Jun 6, 2009

Christian Prosperity Crisis

By Wilfred Hahn

Researchers point out that one of the main differences between the U.S. financial crash and others — for example, that of Japan in the 1990s — was that it was households (individuals and families) that became heavily overindebted. This was not the case in Japan, nor the Asian crisis of the late 1990s, nor those in Scandinavia in the early 1990s. There, it was more the actions of companies and governments that led to these crises. But why in the case of America’s situation, did people became so easily seduced to take on such huge amounts of debt and to accept the vain predictions of perpetual prosperity? Responsibility of stewardship was thrown to the wind and the idea that prosperity and wealth was both eternal and effortless was the common belief.

It may have to do with another main difference. Namely America’s major religion — a post-modern, utilitarian aberration of the Biblical Christianity. This may seem a harsh statement, but I believe that the facts well support it. Most definitely, America is the most Christian-professing, major nation in the world. That religious belief and philosophy had an impact on economies and financial markets is a well established fact. Why do Chinese households save so much? Could it be that their Confusion culture is predisposed to such behavior? Max Weber (see The Protestant Ethic and the Spirit of Capitalism (Dover Value Editions)) and other social economists developed a framework for such religious/economic connections.

Crucially, only in North America do we find such a significant influence of the Prosperity Theology. It is a teaching that will have played an insidious and contributing (perhaps causal) role in America’s final slide into financial crisis and decline. We want to examine this connection further by investigating some of the doctrinal distortions behind this movement which merges Christianity and money into the eschatological timeline.

Deeply Rooted False Prosperity Beliefs

While Prosperity Theology tends to be more associated with the charismatic segment of North American Christianity, it could be said that virtually all of North American Christianity has been infected with its influences. This perspective co-exists comfortably with the ideology of the American Dream. For centuries the “Christian nation” of America has been a land of opportunity, espousing upward mobility and success for all who seek it.

Prosperity thinking is therefore subtly imbedded in the psyche of Western Christians. It is almost considered an entitlement in some circles. Of course, most will perhaps not swallow the teachings and techniques of the likes of Benny Hinn, Kenneth Copeland, Creflo Dollar and Peter Popoff — he of the “divine transfer” — and many others. After all, some of these more extreme teachers in this community even go so far as to claim that if you have much faith that you can “get wealth.” Just send in your seed faith offering and you may get a “divine wealth transfer” or “100-fold” return.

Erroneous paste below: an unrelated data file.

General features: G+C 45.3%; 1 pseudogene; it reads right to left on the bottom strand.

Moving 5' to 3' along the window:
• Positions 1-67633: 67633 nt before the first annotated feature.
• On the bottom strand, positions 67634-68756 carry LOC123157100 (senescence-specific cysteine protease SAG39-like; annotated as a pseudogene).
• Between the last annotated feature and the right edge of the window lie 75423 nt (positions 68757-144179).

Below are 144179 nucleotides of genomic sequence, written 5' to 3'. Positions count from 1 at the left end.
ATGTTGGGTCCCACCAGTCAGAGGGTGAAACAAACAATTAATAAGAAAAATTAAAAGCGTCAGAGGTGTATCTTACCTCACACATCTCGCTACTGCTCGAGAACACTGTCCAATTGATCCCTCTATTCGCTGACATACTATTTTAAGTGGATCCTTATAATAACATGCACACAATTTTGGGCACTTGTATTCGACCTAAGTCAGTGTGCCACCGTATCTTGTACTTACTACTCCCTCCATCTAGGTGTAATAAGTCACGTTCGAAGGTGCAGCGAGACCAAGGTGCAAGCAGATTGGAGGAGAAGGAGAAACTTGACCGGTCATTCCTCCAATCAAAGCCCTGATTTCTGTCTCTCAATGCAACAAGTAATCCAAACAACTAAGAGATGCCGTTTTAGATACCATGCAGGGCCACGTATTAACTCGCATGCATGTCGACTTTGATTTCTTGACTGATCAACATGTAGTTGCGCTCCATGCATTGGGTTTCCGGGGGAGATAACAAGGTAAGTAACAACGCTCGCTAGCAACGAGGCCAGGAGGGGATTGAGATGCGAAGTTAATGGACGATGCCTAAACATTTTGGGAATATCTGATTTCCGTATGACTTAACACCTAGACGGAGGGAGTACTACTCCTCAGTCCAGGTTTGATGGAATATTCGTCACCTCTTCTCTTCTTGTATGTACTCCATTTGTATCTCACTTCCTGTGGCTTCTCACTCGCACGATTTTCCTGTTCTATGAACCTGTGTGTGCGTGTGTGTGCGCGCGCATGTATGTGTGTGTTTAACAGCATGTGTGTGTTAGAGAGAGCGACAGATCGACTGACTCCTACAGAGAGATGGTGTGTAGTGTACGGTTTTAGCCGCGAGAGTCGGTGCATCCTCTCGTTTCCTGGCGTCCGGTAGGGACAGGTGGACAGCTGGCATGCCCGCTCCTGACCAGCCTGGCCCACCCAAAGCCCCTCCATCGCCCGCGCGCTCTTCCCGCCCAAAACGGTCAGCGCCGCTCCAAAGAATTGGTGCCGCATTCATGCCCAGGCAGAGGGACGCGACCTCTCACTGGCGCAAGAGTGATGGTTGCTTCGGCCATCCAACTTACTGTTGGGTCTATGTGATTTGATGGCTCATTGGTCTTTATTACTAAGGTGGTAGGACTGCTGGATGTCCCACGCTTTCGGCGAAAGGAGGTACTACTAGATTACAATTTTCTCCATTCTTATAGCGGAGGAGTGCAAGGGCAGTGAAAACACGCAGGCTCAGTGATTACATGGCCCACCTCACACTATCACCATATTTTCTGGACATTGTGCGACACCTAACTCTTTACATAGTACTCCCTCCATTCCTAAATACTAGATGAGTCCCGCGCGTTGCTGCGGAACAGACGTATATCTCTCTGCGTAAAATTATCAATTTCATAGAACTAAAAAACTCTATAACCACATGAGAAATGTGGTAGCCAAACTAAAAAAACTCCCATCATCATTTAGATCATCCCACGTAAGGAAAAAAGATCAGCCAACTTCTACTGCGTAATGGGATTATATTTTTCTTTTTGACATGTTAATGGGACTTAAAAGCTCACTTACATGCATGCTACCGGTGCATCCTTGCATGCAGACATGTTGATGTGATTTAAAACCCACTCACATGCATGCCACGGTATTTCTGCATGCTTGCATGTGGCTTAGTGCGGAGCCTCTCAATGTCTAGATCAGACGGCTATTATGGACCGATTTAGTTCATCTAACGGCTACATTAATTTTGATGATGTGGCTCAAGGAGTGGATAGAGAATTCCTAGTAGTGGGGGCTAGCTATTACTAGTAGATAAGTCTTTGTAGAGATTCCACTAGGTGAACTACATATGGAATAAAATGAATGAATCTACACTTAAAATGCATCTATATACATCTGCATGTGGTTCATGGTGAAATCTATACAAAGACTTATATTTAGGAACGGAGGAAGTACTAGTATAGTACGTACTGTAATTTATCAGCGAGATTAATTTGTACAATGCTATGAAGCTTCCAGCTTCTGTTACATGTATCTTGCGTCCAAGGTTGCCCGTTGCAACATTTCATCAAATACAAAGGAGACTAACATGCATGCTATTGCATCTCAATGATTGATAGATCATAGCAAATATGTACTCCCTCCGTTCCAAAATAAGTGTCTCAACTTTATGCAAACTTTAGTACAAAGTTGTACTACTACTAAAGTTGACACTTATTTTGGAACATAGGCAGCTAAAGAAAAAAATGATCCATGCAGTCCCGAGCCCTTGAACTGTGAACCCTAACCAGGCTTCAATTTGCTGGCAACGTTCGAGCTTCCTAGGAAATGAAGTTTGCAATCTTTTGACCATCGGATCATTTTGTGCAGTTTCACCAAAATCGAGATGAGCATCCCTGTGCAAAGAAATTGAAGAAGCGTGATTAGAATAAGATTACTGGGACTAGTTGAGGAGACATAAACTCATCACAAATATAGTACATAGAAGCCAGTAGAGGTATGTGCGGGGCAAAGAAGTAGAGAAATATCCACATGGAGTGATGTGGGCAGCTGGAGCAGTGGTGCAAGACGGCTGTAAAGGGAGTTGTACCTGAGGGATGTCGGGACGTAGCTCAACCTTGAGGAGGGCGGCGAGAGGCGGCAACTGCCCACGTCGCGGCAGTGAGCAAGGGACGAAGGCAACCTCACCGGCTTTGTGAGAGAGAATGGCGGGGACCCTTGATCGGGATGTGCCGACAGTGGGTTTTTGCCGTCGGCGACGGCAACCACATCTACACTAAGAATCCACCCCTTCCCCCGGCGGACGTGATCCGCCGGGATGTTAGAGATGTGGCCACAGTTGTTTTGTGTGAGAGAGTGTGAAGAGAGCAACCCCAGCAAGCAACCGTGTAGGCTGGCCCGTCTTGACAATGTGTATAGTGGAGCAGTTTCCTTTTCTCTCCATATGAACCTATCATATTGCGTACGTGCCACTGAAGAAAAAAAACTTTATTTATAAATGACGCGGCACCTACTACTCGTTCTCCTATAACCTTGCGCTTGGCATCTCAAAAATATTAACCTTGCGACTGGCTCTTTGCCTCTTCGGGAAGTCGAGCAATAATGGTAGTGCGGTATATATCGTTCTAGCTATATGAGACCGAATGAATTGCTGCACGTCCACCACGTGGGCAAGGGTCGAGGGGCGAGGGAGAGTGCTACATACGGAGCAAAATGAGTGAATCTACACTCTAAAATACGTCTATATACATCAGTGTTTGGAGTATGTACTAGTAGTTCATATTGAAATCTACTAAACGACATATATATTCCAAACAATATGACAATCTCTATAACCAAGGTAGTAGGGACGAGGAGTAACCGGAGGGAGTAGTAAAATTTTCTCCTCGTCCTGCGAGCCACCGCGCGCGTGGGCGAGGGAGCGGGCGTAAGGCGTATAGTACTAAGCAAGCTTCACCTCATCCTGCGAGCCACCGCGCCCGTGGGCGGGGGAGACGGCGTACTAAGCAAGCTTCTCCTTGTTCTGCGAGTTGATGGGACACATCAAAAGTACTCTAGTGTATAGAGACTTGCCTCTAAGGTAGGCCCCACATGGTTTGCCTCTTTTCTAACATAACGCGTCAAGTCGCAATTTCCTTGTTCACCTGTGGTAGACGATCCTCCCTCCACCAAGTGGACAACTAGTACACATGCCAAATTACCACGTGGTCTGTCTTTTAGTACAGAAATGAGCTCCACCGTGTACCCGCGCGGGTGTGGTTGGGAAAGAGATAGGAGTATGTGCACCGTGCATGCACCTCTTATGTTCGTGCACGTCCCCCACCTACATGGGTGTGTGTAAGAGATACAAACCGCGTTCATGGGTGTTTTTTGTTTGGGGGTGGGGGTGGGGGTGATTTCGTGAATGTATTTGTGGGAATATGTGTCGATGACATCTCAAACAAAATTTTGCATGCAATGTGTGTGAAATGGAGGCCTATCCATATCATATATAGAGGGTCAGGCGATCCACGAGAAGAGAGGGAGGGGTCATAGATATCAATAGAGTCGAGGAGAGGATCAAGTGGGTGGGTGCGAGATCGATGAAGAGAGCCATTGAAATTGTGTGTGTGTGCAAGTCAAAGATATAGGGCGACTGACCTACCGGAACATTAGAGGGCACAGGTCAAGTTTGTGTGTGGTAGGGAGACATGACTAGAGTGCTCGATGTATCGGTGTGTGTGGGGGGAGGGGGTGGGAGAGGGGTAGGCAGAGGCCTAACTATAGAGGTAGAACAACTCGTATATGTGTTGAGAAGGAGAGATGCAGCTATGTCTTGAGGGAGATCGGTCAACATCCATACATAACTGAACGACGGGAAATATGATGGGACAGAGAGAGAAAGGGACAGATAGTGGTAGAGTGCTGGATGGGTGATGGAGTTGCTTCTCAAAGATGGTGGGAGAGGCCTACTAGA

In this bartering system with God, one is taught to expect that He may choose to reciprocate your seed offering with a monetary or material blessing of some kind. It could be a sizable check arriving in your mailbox from a mysterious source or some other lucky happenstance. Unfortunately, this erroneous teaching about money promotes the notion that God runs His kingdom on the principle of monetary and material incentive. How crass. God manipulates Christians to love Him and to obedience through the carrot of material wealth and well-being? They confuse the realm of Mammon for the Kingdom of God.

Theological Wealth Distortions Everywhere

False gospels are deadly, their heresies distorting virtually every doctrine, world view and eschatological perspective. In like manner, Prosperity Theology radiates its destruction into many doctrines and perspectives. If its destructive contributions to America’s recent demise were already not convincing enough, there is yet more to consider. A sure sign of all false gospels is their perspective on money.

Every single false teaching or heresy mentioned in the New Testament epistles was associated with greed or an inordinate affection with money and wealth. This is evident today as it was then. If anything is different, it is that some of these heretical perspectives have become much more systemized than they were in New Testament times.

Though beliefs held by certain Christian sects may appear rooted in scriptural teaching, it is disturbing to discover how subjective and unfounded these are. These beliefs simply do not hold up under the scrutiny of all Scripture. This theology even merits an entry on Wikipedia which points out that this “somewhat similar (yet strikingly different) belief appears in most "New Thought" religions, Unity, Religious Science, Divine Science denominations.”1 It should seem strange that such commonality is found with these other religions.

Moreover, Prosperity Theology does not even pass the test of common sense. If the promises of Prosperity Theology were legitimate and observable, then it should be discovered that its adherents indeed would be wealthier than the general population. Yet, the opposite is true.